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GOP Produces Hollywood Hit

The drought appears to be over in Southern California, at least for Republicans running for president, CBS News Producer Theresa Bujnoch reports.

So far, Hollywood has poured $488,327 into George W. Bush's coffers. That's almost as much as Bill Clinton received from the entertainment industry during his entire 1995-96 campaign. For his part, GOP contender John McCain has amassed almost as much as Clinton's '96 opponent, Bob Dole - and the primaries haven't even begun yet.

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The figures come from the nonpartisan Center for Responsive Politics, which tracked contributions from donors who listed their occupation in the television, film and music industries.

So does this mean Hollywood's swingers are swinging to the right?

Conservative author and activist David Horowitz of Los Angeles says that despite Hollywood's liberal reputation, "There are and have been Republicans [contributing money] but the comfort level has been raised by the star appeal of Bush and McCain. And Hollywood is all about style."


  Unlikely Donors?
  • Producer Norman Lear, Dreamworks mogul David Geffen and actor Tom Selleck each donated $1,000 to McCain. Each also contributed to the Democrats
  • Entertainer Pat Boone, several high-level executives at Warner Brothers, and Univision Chairman A. Jerrold Perenchio each gave $1,000 to Bush.
  Center for Responsive Politics

Horowitz insists giving would be even higher if not for what he calls a Hollywood "gay list" that intimidates conservatives.

"You have to have serious spine to identify yourself as a Republican," he says.

Apparently, there are more such people around in glitter gulch. A crowded Bush fund-raiser last June at LA's Century Plaza hotel brought in whopping $2.3 million dollars, much of it from Hollywood types.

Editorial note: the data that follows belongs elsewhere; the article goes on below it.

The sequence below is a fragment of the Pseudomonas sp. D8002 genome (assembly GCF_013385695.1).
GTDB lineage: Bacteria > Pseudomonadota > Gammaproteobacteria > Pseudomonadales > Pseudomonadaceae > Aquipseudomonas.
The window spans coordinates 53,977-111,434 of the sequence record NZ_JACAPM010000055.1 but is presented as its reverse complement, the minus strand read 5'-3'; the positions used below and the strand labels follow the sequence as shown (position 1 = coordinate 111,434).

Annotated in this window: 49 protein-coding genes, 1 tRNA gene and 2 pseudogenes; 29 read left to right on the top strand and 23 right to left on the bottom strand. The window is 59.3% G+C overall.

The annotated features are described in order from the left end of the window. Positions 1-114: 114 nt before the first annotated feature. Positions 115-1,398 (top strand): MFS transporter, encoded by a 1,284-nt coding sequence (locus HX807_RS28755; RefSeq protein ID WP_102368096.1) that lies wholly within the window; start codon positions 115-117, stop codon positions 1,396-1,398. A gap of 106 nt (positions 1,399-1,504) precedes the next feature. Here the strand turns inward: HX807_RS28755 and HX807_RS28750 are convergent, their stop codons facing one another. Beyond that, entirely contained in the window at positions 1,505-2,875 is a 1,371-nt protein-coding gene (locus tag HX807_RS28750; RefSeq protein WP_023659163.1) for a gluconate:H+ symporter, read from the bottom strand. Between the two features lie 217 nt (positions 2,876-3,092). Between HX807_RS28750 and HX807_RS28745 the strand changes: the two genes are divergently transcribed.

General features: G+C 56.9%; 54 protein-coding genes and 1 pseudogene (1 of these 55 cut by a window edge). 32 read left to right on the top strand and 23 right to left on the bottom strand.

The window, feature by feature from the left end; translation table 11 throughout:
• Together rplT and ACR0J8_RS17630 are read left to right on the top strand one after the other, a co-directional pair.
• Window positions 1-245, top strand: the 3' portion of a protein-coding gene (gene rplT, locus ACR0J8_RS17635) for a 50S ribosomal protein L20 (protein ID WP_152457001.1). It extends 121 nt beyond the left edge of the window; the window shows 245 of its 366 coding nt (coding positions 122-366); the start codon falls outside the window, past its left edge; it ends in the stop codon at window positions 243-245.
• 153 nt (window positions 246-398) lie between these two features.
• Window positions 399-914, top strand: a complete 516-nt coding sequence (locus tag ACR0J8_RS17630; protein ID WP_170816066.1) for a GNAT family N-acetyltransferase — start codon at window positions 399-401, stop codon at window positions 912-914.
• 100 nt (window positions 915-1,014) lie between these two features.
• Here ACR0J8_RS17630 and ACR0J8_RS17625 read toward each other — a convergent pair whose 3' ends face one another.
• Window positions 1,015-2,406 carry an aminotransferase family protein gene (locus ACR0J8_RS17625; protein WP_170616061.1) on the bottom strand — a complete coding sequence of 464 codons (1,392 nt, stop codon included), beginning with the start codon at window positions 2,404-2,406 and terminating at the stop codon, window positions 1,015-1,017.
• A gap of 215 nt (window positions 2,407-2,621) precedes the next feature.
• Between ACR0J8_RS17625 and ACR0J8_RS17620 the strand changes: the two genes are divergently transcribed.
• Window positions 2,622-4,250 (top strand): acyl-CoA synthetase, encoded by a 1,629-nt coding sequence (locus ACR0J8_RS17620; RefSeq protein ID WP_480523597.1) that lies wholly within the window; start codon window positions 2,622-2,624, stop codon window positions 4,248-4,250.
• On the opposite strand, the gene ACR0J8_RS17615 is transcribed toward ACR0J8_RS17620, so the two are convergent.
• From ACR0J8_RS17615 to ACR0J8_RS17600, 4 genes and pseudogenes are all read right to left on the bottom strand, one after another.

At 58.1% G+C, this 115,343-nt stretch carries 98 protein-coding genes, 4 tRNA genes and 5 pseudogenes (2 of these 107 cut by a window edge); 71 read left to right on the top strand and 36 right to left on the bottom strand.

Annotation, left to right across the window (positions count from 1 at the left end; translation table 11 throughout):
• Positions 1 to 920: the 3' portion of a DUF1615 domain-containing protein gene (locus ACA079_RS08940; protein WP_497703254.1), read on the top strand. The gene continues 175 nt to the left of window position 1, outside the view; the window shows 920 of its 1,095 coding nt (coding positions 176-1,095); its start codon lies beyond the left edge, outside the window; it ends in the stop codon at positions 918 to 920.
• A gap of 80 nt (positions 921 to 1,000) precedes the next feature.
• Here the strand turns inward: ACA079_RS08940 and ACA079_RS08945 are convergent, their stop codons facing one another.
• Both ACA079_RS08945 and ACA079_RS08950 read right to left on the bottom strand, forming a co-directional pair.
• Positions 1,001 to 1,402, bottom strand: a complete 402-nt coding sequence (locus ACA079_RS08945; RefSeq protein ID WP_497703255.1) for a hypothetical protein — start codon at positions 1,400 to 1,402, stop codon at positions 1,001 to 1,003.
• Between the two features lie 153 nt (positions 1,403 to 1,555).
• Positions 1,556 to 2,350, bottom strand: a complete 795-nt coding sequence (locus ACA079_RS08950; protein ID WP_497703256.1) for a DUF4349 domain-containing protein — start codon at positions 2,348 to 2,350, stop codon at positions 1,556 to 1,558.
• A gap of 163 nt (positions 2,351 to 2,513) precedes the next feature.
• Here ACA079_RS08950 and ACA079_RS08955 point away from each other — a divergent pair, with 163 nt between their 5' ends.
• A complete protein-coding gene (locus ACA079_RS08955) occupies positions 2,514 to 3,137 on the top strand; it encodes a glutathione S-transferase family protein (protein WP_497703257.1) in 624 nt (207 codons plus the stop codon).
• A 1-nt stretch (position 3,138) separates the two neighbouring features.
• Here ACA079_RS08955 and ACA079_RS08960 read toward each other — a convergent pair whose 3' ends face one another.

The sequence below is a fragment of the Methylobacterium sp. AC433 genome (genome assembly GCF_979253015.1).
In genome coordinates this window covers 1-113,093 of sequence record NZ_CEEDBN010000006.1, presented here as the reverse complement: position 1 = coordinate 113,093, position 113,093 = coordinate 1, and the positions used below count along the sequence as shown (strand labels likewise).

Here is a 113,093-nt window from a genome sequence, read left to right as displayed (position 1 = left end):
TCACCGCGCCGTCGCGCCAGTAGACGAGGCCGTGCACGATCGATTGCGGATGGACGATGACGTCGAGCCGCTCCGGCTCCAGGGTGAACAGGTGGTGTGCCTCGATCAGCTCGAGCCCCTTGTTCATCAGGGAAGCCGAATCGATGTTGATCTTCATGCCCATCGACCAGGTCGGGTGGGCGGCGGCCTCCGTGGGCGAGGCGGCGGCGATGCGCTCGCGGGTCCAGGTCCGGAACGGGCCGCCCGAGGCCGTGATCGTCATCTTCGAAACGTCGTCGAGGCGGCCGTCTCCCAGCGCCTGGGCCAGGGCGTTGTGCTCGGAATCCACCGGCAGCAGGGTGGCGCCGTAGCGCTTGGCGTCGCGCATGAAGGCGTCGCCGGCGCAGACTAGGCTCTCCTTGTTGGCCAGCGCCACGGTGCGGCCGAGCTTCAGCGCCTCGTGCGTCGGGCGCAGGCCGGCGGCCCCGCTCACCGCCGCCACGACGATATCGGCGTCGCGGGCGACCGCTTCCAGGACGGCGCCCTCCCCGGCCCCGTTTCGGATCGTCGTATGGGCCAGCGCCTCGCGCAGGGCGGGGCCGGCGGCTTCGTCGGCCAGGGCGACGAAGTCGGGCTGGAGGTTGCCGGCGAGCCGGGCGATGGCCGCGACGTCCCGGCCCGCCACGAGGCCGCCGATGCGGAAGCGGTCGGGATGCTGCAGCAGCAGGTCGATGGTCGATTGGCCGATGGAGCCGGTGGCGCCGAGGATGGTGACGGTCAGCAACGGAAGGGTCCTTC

Bush's candidacy is proving to be more palatable in a state that hasn't been contested in presidential terms since the late 80's, when Reagan left the White House. The Texas Governor said last summer that Republican nominees in the past (including his father) didn't compete hard enough in California. And he vowed not to write it off.

For their part, California Democrats say it's the message -- not the messenger -- that matters to voters here. And the GOP's record on abortion, gay rights and the environment doesn't site right with California's social liberals.

"Hollywood is not very sympathetic to people who are intolerant," says Bob Mulholland of California Democratic Party. He said the party is unfazed by Bush's fundraising success in Hollywood, which amounts to a tiny fraction of his $67 million campaign coffer.

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"It's a drop in the bucket. Bush has raised twice as much money as anybody. What's the surprise there?" says Mulholland.

In fact, Bush leads the pack in contributions from almost every industry, according to the Center for Responsive Politics. His biggest contributors are from the fields of law ($4 million), real estate ($2.8 million), investment ($2.6 million) and the health, oil and gas industries. On a list of his top donors, the first media company ranks 64th.

Political Science Professor Jon Gould, of George Mason University, says the Hollywood money going to Bush comes primarily from studio executives who are "covering their bases," and not from high-profile entertainers.

All in all, Gould says, Hollywood is simply behaving like any other special interest group.

"I see this as a business move," he says.

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